Health and homelessness are directly linked: individuals without stable housing are at higher risk of physical and mental health issues. Legal Council embraces community partnerships that break down traditional silos and bridge gaps in social services to address the underlying health inequalities that homelessness causes.
In 2020, the Homeless Outreach Program (HOP) joined forces with the Harold Washington Library Center to establish an on-site space, empowering library patrons to engage in learning opportunities and at the same time to access social services. The Chicago Public Library (CPL) Cares Program’s primary focus is to aid individuals experiencing homelessness in Chicago. Initially established with three organizations –Thresholds, Heartland Alliance, and Street Plus/Chicago Loop Alliance — CPL Cares quickly expanded to include Legal Council’s HOP team and four other advocacy and service organizations, further strengthening the program’s impact and reach.
Partnerships like CPL Cares Program are an efficient and coordinated allocation of resources, avoiding duplication of efforts and maximizing the impact of interventions. By pooling expertise and funding, these collaborations can create a more comprehensive safety net for homeless individuals, ensuring they receive the support they need to rebuild their lives.
Legal Council was fortunate to speak Chicago Public Library’s Division 1 Chief at Harold Washington Library, Michelle Carnes, about the impact our partnership has had on individuals experiencing homelessness who have participated in this program. We also asked our HOP staff — Senior Legal Advocate Kate Miller (she/he), and Avodah Advocate, Jake Novak (he/him) — about why the library has been an essential location for providing services.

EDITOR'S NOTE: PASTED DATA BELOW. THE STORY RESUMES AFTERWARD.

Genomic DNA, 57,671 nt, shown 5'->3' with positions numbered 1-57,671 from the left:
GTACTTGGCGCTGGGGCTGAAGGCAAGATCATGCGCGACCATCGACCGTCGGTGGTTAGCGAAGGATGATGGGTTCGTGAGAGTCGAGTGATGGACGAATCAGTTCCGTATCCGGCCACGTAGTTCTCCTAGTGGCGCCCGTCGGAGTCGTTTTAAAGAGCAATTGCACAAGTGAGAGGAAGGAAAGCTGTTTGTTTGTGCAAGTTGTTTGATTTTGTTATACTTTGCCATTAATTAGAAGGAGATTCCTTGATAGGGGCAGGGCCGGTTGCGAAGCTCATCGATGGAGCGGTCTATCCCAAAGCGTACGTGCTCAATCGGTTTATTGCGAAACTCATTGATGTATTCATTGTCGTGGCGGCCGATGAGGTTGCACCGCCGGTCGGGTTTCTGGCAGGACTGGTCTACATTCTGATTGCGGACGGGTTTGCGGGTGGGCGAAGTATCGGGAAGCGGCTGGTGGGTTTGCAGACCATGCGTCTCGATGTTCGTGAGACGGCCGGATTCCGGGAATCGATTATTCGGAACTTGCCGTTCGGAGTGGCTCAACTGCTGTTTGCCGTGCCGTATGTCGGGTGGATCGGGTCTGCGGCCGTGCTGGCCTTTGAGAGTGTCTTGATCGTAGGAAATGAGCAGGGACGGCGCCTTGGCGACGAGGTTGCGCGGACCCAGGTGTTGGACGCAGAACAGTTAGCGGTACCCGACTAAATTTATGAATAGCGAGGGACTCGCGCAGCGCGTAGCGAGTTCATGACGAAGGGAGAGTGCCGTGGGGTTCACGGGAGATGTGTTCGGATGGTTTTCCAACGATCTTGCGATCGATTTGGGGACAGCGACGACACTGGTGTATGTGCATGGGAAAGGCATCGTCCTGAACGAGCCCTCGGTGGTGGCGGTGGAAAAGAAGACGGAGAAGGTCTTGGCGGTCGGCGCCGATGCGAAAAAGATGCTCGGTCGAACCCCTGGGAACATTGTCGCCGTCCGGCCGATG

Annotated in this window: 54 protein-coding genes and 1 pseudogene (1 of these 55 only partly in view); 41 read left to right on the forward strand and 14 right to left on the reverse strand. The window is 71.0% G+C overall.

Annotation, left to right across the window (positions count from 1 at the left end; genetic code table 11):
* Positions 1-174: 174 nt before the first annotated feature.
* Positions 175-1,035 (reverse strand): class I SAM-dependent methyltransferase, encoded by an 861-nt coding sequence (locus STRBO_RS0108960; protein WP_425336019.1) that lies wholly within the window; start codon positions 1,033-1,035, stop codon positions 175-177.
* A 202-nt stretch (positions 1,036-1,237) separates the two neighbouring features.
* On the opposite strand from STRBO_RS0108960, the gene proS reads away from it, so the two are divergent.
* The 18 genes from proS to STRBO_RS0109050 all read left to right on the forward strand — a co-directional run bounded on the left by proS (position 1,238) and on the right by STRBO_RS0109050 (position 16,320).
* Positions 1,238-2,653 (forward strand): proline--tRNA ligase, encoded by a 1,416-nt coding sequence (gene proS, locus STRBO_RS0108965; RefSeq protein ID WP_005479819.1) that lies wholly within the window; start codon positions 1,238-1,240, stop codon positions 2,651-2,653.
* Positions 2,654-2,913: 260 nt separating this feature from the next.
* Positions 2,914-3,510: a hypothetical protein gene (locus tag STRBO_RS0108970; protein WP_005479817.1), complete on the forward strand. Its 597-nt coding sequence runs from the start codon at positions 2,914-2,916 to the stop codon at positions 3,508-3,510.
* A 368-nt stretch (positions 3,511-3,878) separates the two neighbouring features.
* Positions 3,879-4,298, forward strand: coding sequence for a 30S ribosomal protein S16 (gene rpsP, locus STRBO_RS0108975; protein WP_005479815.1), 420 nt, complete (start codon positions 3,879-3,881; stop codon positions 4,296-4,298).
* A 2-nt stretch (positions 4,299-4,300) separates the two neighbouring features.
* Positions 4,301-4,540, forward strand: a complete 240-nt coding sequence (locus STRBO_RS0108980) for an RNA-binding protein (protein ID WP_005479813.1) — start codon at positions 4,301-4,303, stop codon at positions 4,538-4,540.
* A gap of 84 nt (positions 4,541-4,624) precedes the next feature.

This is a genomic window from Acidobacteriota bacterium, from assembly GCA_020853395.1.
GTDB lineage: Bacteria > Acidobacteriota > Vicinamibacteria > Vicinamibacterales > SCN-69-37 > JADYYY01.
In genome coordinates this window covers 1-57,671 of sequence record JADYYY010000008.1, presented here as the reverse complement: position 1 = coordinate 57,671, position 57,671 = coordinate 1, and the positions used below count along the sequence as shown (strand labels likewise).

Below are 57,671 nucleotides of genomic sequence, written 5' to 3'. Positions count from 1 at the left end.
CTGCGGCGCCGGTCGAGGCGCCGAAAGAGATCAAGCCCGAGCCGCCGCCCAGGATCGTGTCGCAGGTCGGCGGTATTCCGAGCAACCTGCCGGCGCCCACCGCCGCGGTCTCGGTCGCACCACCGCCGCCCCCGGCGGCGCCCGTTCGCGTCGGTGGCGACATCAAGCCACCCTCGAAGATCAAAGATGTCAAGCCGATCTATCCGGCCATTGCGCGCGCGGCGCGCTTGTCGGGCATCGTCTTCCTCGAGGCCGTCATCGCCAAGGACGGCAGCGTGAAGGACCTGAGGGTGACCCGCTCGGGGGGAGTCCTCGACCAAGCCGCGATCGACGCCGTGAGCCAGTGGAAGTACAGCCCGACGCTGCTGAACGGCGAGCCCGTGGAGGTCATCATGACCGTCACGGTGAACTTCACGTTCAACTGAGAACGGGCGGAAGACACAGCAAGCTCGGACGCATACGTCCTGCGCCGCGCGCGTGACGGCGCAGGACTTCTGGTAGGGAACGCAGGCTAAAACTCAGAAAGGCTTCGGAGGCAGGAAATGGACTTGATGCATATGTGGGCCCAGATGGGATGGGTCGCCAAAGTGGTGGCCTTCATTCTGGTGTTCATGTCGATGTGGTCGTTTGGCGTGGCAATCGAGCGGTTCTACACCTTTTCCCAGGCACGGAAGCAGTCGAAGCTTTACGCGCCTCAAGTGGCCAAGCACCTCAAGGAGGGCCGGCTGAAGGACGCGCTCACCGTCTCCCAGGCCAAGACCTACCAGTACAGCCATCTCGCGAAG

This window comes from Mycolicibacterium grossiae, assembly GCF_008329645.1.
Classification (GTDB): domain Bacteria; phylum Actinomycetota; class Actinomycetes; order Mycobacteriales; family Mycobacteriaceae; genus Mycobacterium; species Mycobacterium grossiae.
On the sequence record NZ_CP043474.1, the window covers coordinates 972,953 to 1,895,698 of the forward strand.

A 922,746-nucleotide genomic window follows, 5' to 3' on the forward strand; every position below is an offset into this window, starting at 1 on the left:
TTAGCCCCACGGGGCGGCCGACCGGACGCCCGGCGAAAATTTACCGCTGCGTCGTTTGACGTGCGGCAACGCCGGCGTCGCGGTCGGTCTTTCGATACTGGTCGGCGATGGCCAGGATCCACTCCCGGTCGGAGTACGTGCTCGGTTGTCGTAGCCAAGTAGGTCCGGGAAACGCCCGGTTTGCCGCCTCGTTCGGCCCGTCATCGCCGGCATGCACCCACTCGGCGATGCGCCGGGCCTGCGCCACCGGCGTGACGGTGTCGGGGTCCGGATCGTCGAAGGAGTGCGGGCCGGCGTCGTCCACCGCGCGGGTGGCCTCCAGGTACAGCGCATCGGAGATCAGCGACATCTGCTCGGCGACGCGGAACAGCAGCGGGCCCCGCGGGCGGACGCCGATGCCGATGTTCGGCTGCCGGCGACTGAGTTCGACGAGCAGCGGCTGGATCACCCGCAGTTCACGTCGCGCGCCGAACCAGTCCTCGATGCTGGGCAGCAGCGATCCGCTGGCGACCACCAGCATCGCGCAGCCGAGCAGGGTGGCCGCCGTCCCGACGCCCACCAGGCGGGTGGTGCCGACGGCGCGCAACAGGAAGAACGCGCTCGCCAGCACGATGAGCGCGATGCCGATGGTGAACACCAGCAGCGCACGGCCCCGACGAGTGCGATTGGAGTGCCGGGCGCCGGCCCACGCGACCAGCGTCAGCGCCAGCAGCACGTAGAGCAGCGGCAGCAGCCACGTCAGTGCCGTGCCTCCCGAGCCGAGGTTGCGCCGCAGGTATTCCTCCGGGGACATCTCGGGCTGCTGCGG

1. How has the CPL Cares partnership with Legal Council’s HOP program impacted the services provided to unhoused individuals at the Harold Washington Public Library Center?
Michelle: Legal Council’s HOP participation has been integral to helping the more than 1,000 patrons per quarter get connected to not only housing (whether it is for emergency/overnight housing, short-term or long-term) but also to food, IDs, DHS public benefits, and referrals to legal assistance.
Kate: The longer the program has gone on, the greater the number of unhoused individuals we have successfully been able to serve!
Jake: The program has expanded access for individuals and fostered important connections with other agencies, which has been a great way to reach folks that we may not have been able to in a traditional manner. It has been important to “meet them where they are,” and CPL is convenient for a great portion of our clients. The CPL Cares program makes it easy to connect with them in a more meaningful and genuine way.
2. What specific benefits do libraries offer as spaces for providing social services, particularly to those experiencing homelessness?
Michelle: One of the benefits of offering these services in the library is that most people view libraries as safe places and are comfortable coming to our facilities. Another benefit is that the stigma that may surround going to a location to get social services is removed because a person can simply say that they are going “to the library” without having to specify where within the library. Lastly, the library has access to so many other free resources (i.e., computers with access to the Internet and Microsoft products) for people who need to complete a variety of applications or complete resumes or access their email accounts. [They also have] access to librarians who can assist with connecting them to books, websites, databases, and other resources that they may need, and access to community meetings or programs that are open to children, teens, adults, and seniors — whether for information, entertainment or simply relaxation purposes.